Youth, Seasonal and Part-time Employees


Age Restrictions

For teens younger than 18 years, The Fair Labor Standards Act(FLSA) restricts the hours of work and nature of occupations. Federal child labor laws prohibit employment by minors in jobs and conditions detrimental to their health or well-being. Iowa child labor law largely mirrors federal law. However, Iowa is more restrictive in a few areas, particularly regarding occupations which handle hazardous chemicals. The permissible jobs and hours of work, by age, in non-farm tasks are as follows:

  • Individuals18 years or older may perform any job, whether hazardous or not, for unlimited hours.
  • Youth age 16 and 17 may perform non-hazardous jobs for unlimited hours.
  • Youth age 14 and 15 may work outside school hours in various nonmanufacturing, non-mining, non-hazardous jobs under the following conditions: no more than three hours on a school day, 18 hours in a school week, eight hours on a non-school day, or 40 hours in a non-school week. In addition, they may not begin work before 7 a.m. nor end after 7 p.m., except from June 1 through Labor Day, when evening hours are extended until 9 p.m. They may not work during school hours, except as provided in Work Experience and Career Exploration Programs (WECEP). Under these special provisions, youth ages 14 and 15 enrolled in an approved WECEP may be employed for up to 23 hours in school weeks and 3 hours on school days (including school hours).
Records Requirements

Persons under age 16 shall not be employed unless a work permit is on file. Work permits are prepared by the employer using a form available from the Department of Workforce Development. Employers must keep records of the date of birth of employees under age 19, their daily starting and quitting times, daily and weekly hours worked and their occupation. Although it is not a requirement, employers can request a certificate of age for persons of age 16 years and older. Employers may protect themselves from unintentional violations of the child labor provisions by keeping the certificate for each youth on file to show they are the minimum age for the job. Employers are subject to a civil penalty of up to $10,000 for each employee who is the subject of a child labor violation.

Training

In addition to providing seasonal and part-time employees with key knowledge and skills necessary to perform their job effectively; training should also be used as an opportunity to communicate the city’s personnel and safety policies. Cities should provide each employee with a copy of the policies and be given time to read the document and ask questions regarding any policy that needs further clarification. Employers should also require each employee to formally acknowledge receipt of the policies, which should be filed in the personnel file of the employee.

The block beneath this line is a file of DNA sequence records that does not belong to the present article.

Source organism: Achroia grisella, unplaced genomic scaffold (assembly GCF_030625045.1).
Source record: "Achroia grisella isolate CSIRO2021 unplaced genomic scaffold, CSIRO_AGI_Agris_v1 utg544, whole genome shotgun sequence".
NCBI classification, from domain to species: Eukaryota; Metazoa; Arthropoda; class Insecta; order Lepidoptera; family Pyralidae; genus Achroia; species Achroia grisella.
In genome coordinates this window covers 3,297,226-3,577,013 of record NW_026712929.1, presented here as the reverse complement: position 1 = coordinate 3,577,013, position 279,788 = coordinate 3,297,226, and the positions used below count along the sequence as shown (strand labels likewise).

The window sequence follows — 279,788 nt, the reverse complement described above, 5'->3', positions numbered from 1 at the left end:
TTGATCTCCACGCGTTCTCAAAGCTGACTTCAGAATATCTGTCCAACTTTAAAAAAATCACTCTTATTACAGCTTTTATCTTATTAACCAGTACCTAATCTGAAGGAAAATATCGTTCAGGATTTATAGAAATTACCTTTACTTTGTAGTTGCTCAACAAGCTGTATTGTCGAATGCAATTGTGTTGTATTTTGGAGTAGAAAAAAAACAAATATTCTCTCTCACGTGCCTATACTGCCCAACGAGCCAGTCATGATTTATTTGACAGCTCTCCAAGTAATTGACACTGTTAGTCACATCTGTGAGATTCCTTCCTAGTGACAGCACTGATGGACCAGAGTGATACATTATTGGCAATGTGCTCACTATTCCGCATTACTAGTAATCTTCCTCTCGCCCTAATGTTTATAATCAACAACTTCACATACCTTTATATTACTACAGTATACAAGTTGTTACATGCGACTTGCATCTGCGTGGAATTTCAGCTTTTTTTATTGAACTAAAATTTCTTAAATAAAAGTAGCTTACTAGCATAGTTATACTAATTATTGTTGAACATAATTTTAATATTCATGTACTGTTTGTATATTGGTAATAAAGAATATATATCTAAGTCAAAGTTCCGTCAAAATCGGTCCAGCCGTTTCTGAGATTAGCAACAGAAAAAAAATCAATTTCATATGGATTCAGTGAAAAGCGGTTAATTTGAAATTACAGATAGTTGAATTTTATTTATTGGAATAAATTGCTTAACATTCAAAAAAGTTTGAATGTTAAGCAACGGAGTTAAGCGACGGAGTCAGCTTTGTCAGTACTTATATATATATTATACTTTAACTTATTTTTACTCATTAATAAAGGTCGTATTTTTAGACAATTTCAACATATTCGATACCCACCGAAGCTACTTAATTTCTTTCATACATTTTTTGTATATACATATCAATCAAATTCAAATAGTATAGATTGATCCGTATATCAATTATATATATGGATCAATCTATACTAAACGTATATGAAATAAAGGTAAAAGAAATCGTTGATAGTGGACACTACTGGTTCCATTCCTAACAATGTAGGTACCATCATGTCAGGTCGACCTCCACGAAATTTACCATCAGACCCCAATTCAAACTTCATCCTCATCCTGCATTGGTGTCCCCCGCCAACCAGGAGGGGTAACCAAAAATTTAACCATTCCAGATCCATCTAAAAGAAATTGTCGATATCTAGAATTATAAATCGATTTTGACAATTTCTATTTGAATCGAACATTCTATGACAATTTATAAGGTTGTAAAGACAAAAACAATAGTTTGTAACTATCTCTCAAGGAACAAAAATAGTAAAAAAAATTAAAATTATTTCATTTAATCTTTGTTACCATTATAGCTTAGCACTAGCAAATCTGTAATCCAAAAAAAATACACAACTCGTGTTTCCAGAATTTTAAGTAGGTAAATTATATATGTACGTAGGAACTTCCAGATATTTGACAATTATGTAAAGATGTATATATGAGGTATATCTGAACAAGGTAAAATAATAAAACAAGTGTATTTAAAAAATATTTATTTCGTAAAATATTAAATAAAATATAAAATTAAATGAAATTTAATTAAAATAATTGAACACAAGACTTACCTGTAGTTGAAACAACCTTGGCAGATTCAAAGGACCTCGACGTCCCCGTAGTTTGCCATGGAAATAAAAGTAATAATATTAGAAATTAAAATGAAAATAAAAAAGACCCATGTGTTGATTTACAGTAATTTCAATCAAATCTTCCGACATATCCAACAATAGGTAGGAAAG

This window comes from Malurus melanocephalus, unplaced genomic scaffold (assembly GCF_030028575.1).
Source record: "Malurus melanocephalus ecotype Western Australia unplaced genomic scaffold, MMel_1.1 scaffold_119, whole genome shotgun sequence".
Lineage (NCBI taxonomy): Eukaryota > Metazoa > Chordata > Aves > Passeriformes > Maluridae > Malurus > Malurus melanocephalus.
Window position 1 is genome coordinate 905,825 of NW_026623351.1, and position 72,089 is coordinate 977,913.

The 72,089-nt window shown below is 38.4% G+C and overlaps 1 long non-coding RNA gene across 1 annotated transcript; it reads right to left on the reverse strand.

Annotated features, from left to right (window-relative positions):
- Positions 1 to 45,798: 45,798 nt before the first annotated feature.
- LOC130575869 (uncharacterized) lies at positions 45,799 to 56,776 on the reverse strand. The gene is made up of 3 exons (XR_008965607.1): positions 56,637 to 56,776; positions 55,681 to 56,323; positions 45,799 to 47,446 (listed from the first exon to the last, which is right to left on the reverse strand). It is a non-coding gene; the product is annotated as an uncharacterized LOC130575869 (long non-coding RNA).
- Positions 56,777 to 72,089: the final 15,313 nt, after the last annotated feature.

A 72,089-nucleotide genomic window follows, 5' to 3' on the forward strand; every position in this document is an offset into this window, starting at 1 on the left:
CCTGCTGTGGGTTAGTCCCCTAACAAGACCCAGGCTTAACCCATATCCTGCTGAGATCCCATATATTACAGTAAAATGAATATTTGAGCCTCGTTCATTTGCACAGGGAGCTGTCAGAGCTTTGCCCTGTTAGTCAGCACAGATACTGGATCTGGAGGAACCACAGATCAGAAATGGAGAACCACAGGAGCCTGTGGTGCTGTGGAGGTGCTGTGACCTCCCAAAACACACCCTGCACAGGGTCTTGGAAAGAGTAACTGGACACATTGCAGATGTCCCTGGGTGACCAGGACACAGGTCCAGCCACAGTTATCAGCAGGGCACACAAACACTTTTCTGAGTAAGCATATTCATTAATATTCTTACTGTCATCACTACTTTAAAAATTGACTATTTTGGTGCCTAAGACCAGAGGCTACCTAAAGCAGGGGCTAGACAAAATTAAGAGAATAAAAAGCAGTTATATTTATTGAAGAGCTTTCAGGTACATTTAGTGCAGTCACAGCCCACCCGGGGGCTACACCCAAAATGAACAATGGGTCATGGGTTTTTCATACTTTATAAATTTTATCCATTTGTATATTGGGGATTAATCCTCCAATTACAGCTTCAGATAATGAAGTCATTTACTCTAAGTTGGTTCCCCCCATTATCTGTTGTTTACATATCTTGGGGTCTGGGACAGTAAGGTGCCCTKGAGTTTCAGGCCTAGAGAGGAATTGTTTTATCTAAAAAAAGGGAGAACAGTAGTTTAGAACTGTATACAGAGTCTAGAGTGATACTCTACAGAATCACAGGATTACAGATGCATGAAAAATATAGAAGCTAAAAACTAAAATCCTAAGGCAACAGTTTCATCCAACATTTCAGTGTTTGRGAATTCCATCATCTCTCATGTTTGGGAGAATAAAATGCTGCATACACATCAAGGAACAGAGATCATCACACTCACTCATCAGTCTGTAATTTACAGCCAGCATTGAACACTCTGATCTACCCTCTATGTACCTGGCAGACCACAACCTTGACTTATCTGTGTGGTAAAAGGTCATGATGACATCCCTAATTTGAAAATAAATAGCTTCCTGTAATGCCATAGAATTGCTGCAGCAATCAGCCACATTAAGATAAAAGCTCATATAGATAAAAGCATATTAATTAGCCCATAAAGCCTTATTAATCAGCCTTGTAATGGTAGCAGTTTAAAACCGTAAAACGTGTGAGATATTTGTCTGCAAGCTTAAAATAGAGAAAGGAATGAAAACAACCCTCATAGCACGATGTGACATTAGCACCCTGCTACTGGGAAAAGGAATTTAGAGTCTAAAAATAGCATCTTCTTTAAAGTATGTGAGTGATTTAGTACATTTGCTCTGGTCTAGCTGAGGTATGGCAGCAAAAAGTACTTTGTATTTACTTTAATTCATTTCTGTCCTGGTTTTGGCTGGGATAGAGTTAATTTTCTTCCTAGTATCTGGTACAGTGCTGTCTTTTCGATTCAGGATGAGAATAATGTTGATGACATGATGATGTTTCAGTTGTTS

Minimum Wage Requirements

The state hourly wage increased to $7.25 on January 1, 2008.The state and federal government both have separate provisions for lower hourly wages during the first 90 days of employment; employers must pay the higher of the two rates which is the state rate of $6.35. However, as a result of applicable federal law, this rate is only available to workers under 20 years of age. There are other state and federal laws, regulations and work programs that impact minimum wage requirements in certain situations. It is important that your city attorney review any situation where less than minimum wage is being paid to an employee.

IPERS Coverage and Benefit Requirements

The Iowa Public Employees Retirement System (IPERS) defines a temporary employee as an individual hired to work less than six months or on an irregular, seasonal or on-call basis. In general, most temporary employees are excluded from IPERS coverage. However, in some cases a temporary employee may become eligible for IPERS coverage if an “ongoing relationship” with an IPERS employer is established when wages paid are $1,000 or more for two consecutive quarters, or when employed for 1,040 hours or more in a calendar year.




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